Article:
Downstream, however, only the water level has risen recently, not the land. So the James retains and keeps pushing at a few great meander loops, now punctuated with guts and swamps, remnants of past river paths, and manmade gravel pits. The processes of deposition and erosion continue, though on a smaller scale, below Jamestown where the tidal currents assert their full power and the river widens.

Meanwhile the former peninsula of Jamestown has become an island, losing many feet of river bank that the colonists farmed along the deep harbor where their ships anchored, and houses dot the growing sandy beaches across the river on the inside of its bend. But it is on this diminishing island and the broad tidewater curves where the story begins of how the river helped determine the course of a new nation.

Even before the colonists left England, it appeared that the rivers, especially the James, would be the center of their new world. For generations the maps drawn of Virginia were dominated by the exaggerated shapes of rivers, creeks, and bay. Gradually the waterways assumed more realistic proportions, but known details of the river's contours remained pronounced. As late as 1755 a French map of Virginia and Maryland painstakingly displayed virtually every size of stream, although the western portions were somewhat speculative. The settlements spread along the banks seem to be lost in this extensive network of watery highways .

To see the river as the first Virginians did, for as long as two centuries, I have to readjust my vision, put it into reverse. Then I can see a world balanced on the fulcrum of running water, ordered by land broken by occasional clearings between the tall green shadows of forests. My focus must be on the surface, as was theirs, barely noticing the current which persistently swings around growing land points and under eroding banks. Aside from oysters easily reached or masses of spawning shad, I must forget about the life teeming below that surface. I am now looking at an indispensable highway, one which both divided and connected, partially molding a people's culture as it had the earth on which they lived.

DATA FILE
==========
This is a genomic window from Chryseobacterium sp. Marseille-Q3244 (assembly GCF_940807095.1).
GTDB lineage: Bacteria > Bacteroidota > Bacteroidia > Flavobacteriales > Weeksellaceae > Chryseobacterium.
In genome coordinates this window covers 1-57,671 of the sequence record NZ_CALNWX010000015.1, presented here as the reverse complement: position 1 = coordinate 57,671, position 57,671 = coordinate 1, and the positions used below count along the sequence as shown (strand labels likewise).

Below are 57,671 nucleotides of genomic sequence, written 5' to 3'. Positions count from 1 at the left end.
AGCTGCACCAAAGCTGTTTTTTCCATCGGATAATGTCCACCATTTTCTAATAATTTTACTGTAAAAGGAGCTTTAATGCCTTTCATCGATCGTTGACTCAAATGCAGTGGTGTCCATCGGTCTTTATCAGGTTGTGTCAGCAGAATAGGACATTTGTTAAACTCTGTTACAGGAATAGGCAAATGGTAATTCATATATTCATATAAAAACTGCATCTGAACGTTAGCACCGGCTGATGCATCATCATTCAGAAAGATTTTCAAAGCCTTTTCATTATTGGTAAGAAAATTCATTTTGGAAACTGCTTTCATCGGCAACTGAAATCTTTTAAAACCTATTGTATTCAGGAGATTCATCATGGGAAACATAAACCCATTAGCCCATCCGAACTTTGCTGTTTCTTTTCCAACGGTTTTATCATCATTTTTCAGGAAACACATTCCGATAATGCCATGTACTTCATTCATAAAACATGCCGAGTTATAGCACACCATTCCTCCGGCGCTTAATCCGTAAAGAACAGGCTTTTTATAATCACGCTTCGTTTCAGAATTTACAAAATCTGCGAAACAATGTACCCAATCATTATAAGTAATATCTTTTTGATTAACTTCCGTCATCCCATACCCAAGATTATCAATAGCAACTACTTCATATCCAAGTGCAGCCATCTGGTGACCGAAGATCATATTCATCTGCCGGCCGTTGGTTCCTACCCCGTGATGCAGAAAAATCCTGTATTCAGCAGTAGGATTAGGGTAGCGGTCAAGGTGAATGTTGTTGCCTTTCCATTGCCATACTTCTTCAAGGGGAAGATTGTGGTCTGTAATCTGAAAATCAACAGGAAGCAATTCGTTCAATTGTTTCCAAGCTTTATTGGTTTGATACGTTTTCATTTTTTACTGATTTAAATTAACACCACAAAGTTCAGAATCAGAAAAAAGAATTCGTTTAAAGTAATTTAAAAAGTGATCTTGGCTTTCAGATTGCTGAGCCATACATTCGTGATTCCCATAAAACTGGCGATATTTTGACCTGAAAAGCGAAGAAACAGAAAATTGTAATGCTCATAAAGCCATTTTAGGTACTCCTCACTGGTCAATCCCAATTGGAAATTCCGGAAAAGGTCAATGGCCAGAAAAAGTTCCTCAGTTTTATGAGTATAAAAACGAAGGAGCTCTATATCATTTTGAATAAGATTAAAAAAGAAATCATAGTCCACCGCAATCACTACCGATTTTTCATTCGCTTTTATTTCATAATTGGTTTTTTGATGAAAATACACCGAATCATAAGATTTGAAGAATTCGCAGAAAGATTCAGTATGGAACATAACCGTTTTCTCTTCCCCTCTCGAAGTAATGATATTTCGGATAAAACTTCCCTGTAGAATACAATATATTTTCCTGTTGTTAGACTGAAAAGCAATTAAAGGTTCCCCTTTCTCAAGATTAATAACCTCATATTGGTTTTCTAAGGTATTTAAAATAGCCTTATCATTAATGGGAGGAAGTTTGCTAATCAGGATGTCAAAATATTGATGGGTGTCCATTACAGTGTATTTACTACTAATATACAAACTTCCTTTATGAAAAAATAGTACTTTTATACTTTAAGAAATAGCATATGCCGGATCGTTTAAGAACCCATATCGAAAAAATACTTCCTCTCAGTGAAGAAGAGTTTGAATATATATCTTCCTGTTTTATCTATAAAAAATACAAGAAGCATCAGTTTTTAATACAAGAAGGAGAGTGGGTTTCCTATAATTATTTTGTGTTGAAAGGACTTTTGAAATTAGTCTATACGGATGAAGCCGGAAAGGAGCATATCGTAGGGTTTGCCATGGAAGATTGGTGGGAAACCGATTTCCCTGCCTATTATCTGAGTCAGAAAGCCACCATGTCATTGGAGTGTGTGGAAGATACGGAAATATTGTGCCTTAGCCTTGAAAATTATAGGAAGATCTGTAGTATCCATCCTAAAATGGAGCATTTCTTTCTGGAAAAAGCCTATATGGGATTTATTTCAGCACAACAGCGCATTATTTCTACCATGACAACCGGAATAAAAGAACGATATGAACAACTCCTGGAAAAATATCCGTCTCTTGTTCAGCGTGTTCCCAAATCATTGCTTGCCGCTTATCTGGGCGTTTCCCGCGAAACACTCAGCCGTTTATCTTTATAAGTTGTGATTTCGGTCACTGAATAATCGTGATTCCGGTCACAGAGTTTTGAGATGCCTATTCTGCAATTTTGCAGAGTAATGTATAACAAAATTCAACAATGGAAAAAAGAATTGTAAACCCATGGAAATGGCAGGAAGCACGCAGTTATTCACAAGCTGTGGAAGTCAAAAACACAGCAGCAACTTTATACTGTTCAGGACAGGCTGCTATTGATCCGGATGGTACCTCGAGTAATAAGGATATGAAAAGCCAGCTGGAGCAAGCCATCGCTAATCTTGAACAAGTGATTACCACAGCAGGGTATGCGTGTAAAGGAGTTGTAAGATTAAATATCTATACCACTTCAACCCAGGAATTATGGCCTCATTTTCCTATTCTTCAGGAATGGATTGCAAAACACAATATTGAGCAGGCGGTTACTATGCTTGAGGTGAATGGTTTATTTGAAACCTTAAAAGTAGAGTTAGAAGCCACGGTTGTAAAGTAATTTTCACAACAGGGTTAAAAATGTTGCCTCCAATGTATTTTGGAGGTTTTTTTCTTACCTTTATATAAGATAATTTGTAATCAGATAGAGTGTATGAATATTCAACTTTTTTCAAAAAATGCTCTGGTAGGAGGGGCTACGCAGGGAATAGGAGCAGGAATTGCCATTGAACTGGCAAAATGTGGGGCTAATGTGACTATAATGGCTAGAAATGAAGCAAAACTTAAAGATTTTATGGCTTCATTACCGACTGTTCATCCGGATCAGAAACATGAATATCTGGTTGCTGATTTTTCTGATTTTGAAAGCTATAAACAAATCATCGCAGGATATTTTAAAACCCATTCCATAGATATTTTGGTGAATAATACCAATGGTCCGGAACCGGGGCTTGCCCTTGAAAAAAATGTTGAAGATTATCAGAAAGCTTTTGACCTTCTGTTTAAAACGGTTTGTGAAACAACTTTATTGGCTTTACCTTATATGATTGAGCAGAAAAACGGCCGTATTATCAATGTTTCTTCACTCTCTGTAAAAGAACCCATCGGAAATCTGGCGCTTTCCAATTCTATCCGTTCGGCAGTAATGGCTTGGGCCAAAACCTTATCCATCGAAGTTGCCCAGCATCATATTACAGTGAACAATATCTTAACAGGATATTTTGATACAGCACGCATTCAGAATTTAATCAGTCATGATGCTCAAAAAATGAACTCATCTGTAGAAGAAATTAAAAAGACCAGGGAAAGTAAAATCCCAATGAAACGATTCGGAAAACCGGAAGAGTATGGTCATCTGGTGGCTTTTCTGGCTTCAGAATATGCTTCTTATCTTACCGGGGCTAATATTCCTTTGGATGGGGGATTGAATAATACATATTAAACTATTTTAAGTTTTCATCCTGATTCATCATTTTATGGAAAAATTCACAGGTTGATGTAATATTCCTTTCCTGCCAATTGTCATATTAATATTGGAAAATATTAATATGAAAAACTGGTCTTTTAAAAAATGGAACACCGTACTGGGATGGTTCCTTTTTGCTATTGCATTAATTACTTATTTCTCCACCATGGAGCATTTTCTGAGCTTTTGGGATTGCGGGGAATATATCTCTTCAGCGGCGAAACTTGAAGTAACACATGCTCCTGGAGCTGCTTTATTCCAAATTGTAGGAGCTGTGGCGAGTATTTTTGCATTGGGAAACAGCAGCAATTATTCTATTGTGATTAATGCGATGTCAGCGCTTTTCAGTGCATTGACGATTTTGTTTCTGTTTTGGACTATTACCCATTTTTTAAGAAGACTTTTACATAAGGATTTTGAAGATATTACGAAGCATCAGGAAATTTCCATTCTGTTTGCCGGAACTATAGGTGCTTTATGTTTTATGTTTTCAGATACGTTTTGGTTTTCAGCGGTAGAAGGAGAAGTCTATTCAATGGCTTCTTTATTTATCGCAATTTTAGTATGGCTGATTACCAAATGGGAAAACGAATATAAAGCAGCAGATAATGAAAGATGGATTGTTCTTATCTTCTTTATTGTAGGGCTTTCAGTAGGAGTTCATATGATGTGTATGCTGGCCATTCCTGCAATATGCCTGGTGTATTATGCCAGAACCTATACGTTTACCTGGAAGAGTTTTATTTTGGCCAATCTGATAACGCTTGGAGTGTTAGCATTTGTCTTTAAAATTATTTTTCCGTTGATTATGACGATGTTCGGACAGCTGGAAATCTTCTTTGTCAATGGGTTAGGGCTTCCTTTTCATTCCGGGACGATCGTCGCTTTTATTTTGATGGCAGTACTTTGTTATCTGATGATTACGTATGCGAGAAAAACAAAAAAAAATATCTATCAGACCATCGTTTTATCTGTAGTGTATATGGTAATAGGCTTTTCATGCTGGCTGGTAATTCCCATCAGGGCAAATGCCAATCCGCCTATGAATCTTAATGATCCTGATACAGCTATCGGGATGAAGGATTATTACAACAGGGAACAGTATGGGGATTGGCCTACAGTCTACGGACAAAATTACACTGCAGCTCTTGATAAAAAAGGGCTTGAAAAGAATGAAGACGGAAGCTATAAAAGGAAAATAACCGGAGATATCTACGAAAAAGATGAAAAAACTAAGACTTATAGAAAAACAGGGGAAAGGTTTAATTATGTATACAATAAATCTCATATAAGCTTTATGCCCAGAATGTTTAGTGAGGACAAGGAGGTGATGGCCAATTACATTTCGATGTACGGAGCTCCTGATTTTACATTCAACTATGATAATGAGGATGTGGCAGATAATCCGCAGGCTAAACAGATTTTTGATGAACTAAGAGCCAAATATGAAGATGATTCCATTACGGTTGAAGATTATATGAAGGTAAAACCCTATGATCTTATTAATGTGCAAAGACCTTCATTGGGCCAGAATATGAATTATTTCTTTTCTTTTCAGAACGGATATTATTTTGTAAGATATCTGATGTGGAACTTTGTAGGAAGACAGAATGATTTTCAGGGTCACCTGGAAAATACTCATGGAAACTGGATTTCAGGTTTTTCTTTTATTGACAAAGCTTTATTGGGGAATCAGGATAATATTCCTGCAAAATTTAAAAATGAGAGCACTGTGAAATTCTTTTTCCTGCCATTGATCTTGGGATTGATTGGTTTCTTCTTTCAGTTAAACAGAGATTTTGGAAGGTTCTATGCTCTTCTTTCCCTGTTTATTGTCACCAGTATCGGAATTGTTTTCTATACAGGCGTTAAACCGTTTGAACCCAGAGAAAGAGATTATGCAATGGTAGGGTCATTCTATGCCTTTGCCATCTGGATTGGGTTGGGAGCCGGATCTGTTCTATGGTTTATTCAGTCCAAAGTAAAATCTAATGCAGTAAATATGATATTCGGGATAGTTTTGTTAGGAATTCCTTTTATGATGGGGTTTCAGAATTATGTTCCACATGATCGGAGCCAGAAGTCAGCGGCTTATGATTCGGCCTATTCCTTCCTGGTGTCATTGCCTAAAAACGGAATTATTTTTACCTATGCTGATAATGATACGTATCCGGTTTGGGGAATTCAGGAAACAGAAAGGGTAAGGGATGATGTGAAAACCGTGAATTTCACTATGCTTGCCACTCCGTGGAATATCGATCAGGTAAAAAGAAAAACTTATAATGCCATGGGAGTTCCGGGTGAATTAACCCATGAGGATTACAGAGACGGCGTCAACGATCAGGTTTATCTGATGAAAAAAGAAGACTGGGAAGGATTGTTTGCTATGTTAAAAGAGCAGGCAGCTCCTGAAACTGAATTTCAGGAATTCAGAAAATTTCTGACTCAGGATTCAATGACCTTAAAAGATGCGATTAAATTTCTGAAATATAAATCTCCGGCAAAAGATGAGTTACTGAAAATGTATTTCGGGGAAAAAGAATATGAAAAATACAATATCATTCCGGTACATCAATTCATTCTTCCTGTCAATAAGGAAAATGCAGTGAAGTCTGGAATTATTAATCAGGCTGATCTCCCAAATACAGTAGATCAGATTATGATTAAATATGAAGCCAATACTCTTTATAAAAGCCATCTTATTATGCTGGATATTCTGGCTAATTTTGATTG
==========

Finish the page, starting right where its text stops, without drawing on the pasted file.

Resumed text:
Moving out from Jamestown proved no easy venture for the English, more because of the Indians who had to be displaced than the currents or the bends. Yet almost from the beginning, they kept leaving the relative safety of the Jamestown fort, where bickering and sickness often prevailed, for the calmer spaces stretching along the cleaner water upstream. They preferred the fields already cleared by the Indians, either buying them with beads or copper, or burning out less reasonable groups. The big river bends, or what they called curls, above the junction with the Appomattox were particularly appealing, even though sailing ships had trouble maneuvering the twisting river with its shifting winds and channel. But here, on land repeatedly enriched by floods, the English felt particularly safe, protected by the river on most sides and a barricade at the neck of land. They must not have noticed how easily the Indians moved over the water in their primitive but effective dugout canoes.